For the past 12 months, Miami’s Design District has looked more like a construction site than a luxury shopping mecca.
Now, as the chrome-and-etched glass doors open at the latest boutiques from fashion powerhouses including Louis Vuitton, Tiffany & Co., Emilio Pucci and Harry Winston, developer Craig Robins says he plans to double the size of the pedestrian-friendly retail district he and his investment partners have created in a once-shabby Miami neighborhood.
A total of about 60 stores and restaurants are set to open by mid-2017, Robins said, joining the 70 shops that have already opened their doors or plan to do so by this November, before December’s annual Art Basel fair.
New brands will include Dolce & Gabbana and high-profile restaurants ABC Kitchen (from superchef Jean-Georges Vongerichten) and L'Atelier de Joël Robuchon. Existing retailers Christian Louboutin, Prada and Céline are touting new two-story, flagship stores.
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And Kering — the luxury company that controls brands such as Bottega, Gucci, Balenciaga and Yves Saint Laurent — also plans to open stores in the district’s $500 million expansion, Robins said, although it hasn’t confirmed which retailers will set up shop, yet.
Meanwhile, a string of more contemporary stores including Rag & Bone, Marc Jacobs and Diane von Furstenberg will line a block on the western side of Northeast First Avenue between 39th and 40th streets. Nearby will be a 10-story hotel with 100 rooms and a 14-story condo tower with 70 units.
“The idea of the Design District is to offer a rich experience at the intersection of culture and commerce,” said Robins, CEO of Dacra Development.
Construction on the new phase has already begun as Dacra converts an area of smaller buildings and empty land into store fronts befitting designer-clad shoppers.
Cynthia Cohen, president of Miami-based retail and real estate consulting firm Strategic Mindshare, said that the latest expansion is a step in the right direction, especially the new restaurants.
“One thing the area needs is more nightlife,” Cohen said. “Both ABC and L’Atelier have strong name recognition for New Yorkers and international travelers. Fine dining is a very effective way to get more foot traffic into the area.”
Current restaurants include MC Kitchen and Oak Tavern, but only those by chef Michael Schwartz — Michael’s Genuine and the Cypress Room — have a national reputation.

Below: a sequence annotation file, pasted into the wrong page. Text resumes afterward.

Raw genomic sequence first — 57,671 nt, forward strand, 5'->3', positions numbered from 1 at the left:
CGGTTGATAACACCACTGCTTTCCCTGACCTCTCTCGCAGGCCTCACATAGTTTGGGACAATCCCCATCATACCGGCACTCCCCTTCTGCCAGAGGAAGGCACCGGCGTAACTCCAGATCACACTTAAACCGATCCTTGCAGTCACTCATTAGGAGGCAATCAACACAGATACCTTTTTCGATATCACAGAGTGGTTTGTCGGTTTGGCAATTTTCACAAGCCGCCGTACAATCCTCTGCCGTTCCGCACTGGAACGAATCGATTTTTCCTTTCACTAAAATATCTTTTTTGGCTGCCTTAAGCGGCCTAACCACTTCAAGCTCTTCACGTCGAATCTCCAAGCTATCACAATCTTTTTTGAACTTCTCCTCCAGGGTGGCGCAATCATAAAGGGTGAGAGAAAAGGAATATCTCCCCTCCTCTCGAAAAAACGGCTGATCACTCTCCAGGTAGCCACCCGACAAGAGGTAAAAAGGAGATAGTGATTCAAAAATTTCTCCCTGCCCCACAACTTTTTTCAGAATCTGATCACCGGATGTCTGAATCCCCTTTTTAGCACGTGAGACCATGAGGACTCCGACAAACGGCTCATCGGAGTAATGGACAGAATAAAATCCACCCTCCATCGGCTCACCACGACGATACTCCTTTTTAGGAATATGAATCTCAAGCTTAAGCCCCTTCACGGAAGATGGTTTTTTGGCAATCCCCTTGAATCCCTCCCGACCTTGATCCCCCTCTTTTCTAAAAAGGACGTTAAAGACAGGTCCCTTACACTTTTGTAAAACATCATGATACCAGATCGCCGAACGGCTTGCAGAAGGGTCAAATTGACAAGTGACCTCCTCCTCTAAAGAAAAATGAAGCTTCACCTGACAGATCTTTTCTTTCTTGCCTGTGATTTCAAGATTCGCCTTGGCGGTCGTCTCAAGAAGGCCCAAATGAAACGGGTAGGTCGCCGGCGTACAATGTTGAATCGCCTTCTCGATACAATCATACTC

ABC Kitchen, part of Jean-Georges Vongerichten’s culinary empire, and L'Atelier de Joël Robuchon will boost the area’s appeal for local foodies and tourists, Cohen said.
Strong buzz from Design District retailers helped attract the company that owns and operates Robuchon’s restaurants in the U.S. (The French chef also has locations in Las Vegas and, starting next fall, New York).
“We heard from several companies that their sales were very strong even in the midst of what was essentially a construction zone,” said Alex Gaudelet, CEO of Invest Hospitality. “The Design District allows brands to open up big, flagship stores like you’d see in New York, Paris and Milan, and that creates a natural setting for our restaurant. You can’t really do that in a traditional mall.”
As foreign money pours into Miami’s real estate boom, interest in South Florida from luxury retailers has soared.
In addition to the longstanding Bal Harbour Shops, two new developments with upscale shopping are in the works: Brickell City Centre, scheduled to open by the end of the year with Saks Fifth Avenue as its retail anchor, and Miami Worldcenter, which will open in 2017 with a Macy’s and Bloomingdale’s.
Nitin Motwani, a principal at the Worldcenter, said that expansion in the Design District wouldn’t threaten other projects.
“I think it speaks to the depth of the luxury market in Miami and the strong demand from tenants to locate here,” said Motwani, who also serves on the board of the Downtown Development Authority, a semi-autonomous city agency. “Whether it’s Wynwood, the Design District, Edgewater or Miami Worldcenter, the creation of these new districts is important to advancing the caliber of the greater Miami area.”
Surrounding developers have taken note of the Design District’s early progress, bringing residential and mixed-use projects to the district’s periphery in the hope of piggybacking on its success.
“We are actively trying to build around the Design District,” said Carlos Rosso, president of the condo division for the Related Group, a major local developer. Related has three condo projects near the Design District to the north (Baltus House), east (Paraiso Bay) and south (Hyde Midtown).
Rosso described the relationship between Robins and other developers as “complementary.”